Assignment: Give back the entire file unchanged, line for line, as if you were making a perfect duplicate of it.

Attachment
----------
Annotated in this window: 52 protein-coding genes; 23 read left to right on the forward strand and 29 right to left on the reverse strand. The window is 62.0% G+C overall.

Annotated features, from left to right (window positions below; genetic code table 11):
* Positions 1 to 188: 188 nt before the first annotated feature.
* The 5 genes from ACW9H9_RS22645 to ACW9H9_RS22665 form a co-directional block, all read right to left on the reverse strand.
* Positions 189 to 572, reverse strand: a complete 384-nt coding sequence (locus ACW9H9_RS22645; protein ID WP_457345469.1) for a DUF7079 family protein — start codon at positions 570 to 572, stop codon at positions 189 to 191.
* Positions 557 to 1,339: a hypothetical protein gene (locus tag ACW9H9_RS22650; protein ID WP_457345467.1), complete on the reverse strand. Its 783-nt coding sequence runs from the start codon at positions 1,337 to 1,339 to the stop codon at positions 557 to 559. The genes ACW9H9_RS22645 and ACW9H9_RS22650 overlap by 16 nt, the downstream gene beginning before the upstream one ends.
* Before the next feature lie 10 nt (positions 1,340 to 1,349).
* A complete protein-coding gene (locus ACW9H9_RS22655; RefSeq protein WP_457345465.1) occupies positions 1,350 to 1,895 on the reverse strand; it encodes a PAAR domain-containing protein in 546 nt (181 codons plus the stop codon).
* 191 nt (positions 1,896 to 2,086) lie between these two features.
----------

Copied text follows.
Annotated in this window: 52 protein-coding genes; 23 read left to right on the forward strand and 29 right to left on the reverse strand. The window is 62.0% G+C overall.

Annotated features, from left to right (window positions below; genetic code table 11):
* Positions 1 to 188: 188 nt before the first annotated feature.
* The 5 genes from ACW9H9_RS22645 to ACW9H9_RS22665 form a co-directional block, all read right to left on the reverse strand.
* Positions 189 to 572, reverse strand: a complete 384-nt coding sequence (locus ACW9H9_RS22645; protein ID WP_457345469.1) for a DUF7079 family protein — start codon at positions 570 to 572, stop codon at positions 189 to 191.
* Positions 557 to 1,339: a hypothetical protein gene (locus tag ACW9H9_RS22650; protein ID WP_457345467.1), complete on the reverse strand. Its 783-nt coding sequence runs from the start codon at positions 1,337 to 1,339 to the stop codon at positions 557 to 559. The genes ACW9H9_RS22645 and ACW9H9_RS22650 overlap by 16 nt, the downstream gene beginning before the upstream one ends.
* Before the next feature lie 10 nt (positions 1,340 to 1,349).
* A complete protein-coding gene (locus ACW9H9_RS22655; RefSeq protein WP_457345465.1) occupies positions 1,350 to 1,895 on the reverse strand; it encodes a PAAR domain-containing protein in 546 nt (181 codons plus the stop codon).
* 191 nt (positions 1,896 to 2,086) lie between these two features.